‘Gamut of emotions: the Home Front at the National Museum’, Honest History, 12 May 2015
Here’s a challenge to think about over the next ten minutes. If you had to sum up life and society in Australia during World War I in just five chapters of a book or just five themes of an exhibition, what would they be? And if you had to nominate five emotions which said it all … ?
The National Museum’s summarising attempt, The Home Front: Australia during the First World War, was both predictable and innovative. ‘Predictable’ is emphatically not a patronising judgement, but acknowledges the realities which inevitably compromise public institutions developing exhibitions today. Accordingly, this new show ticks all the usual-suspect boxes necessary in any attempt to please numerous audiences. Its content is strong in multimedia and drawn from the host collection and elsewhere; there is a complementary website and a publication (40 pages, $10). It is supported by a program of talks and educational materials. It offers the public opportunities to interact in the gallery space and, via a dedicated website, the means for us to add our own content.
Again, like many exhibitions today, The Home Front is the compromised end product of processes we can easily imagine. Curators contend with budget and staffing constraints and are usually limited by what is relevant and available from their own collections (or can be borrowed) and which fits their designers’, marketers’ and conservators’ stipulations. Then there is the imperative to differentiation, sharpened in the light of centenary exhibitions elsewhere in Canberra and various state capitals, sometimes further complicated by internal and external political and ‘stakeholder’ agendas.
Finally, this is a national cultural institution presenting the home front, not one in a state or regional capital, nor indeed one based in a country town. International and interstate visitors to the Museum will arrive with expectations different from those anticipated by the curators of When Hall Answered the Call, recently on show at the edge of the A.C.T. at the Hall School Museum.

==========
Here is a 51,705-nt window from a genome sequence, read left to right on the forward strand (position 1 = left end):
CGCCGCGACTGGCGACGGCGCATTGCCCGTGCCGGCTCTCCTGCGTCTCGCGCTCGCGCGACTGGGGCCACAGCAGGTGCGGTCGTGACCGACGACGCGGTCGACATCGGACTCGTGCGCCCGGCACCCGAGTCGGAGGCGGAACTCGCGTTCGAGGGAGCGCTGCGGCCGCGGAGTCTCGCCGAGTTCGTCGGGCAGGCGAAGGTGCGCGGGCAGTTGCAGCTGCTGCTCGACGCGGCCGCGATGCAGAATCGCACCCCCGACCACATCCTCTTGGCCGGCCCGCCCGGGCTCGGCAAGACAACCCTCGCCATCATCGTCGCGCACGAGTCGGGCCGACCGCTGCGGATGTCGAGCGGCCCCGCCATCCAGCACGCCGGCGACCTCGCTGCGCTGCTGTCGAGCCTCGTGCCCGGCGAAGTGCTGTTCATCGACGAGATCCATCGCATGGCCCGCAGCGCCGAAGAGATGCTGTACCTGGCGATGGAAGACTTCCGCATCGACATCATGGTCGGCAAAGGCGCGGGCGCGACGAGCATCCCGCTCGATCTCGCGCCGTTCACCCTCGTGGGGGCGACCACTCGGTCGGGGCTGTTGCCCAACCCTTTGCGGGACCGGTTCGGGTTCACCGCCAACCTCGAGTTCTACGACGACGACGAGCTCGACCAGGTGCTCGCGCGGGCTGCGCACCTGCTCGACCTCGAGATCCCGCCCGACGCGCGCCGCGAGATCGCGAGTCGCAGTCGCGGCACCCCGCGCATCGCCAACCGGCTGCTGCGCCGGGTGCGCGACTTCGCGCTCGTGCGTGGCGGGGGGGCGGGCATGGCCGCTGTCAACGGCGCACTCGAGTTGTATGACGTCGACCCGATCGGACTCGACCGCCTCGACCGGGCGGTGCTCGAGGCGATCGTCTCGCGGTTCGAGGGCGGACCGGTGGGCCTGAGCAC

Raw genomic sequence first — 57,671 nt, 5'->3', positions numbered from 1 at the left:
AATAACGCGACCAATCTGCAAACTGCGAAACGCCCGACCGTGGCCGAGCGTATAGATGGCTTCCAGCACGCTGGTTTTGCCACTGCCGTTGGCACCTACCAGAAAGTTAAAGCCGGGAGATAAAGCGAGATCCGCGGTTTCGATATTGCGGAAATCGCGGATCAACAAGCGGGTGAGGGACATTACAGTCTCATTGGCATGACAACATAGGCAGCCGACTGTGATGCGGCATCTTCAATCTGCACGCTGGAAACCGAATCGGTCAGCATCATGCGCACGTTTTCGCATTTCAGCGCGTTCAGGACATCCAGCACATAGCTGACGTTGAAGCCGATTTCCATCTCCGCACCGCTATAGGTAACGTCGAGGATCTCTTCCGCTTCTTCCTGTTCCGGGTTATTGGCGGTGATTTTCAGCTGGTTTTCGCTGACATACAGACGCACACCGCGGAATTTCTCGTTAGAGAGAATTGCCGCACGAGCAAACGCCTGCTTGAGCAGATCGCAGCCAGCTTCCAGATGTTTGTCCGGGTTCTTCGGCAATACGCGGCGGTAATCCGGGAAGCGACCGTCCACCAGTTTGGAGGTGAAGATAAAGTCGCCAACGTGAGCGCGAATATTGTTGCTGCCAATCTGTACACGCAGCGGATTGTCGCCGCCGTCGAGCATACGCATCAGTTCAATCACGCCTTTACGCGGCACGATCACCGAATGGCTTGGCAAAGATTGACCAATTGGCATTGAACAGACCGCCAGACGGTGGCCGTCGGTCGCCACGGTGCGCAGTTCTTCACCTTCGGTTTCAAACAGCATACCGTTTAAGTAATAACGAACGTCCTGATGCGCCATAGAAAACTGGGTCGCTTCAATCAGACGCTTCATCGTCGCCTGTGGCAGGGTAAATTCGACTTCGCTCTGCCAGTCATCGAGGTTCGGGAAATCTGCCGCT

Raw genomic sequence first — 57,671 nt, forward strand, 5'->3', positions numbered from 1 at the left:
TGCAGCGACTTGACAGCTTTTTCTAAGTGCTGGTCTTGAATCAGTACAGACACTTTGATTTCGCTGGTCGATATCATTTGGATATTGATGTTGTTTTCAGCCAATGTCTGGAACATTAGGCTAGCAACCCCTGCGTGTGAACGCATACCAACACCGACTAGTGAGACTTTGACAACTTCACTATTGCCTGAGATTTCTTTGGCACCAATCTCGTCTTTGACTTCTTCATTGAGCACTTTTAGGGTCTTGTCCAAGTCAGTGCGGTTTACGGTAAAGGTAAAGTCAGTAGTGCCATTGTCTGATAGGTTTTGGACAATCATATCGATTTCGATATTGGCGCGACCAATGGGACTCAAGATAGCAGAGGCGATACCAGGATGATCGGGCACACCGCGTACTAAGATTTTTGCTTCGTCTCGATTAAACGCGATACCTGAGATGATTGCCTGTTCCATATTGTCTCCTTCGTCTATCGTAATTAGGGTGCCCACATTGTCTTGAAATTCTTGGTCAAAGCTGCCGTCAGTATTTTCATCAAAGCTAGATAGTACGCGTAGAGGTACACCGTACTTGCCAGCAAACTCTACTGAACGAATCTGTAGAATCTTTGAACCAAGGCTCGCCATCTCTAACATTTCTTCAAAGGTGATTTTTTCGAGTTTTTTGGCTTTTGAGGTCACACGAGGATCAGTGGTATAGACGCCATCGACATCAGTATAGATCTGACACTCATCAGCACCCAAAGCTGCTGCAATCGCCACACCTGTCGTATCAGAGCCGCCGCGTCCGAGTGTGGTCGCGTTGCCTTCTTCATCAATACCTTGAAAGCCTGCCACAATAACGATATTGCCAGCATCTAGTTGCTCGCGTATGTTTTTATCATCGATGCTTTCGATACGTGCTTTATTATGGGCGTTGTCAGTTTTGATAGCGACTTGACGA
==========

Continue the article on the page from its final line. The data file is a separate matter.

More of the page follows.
The obvious realities duly noted, some genuine strong praise is due curators Joanne Bach and Jono Lineen and the team they led. Their take on the home front rejects chronology, whereas in Great War published histories and other exhibitions, chronology seems unavoidable. Ever since Ernest Scott’s official history of Australia during the war (1st edition, 1937, 7th edition, 1941) historians trying to address specific home front themes such as recruitment, repatriation, federal elections and the conscription referenda find it impossible to avoid the contextual logic of 1914 through to 1918.
The Museum’s primary organising principle for the home front is instead based on emotions – specifically ‘Pride’, ‘Sorrow’, ‘Passion’, ‘Wonder’ and ‘Joy’. Interestingly, emotions are described as being experienced rather than felt by Australians, the explanatory text noting that the exhibition ‘looks at life on the Australian home front, and explores people’s choices, opportunities and challenges in a time of heightened emotions’.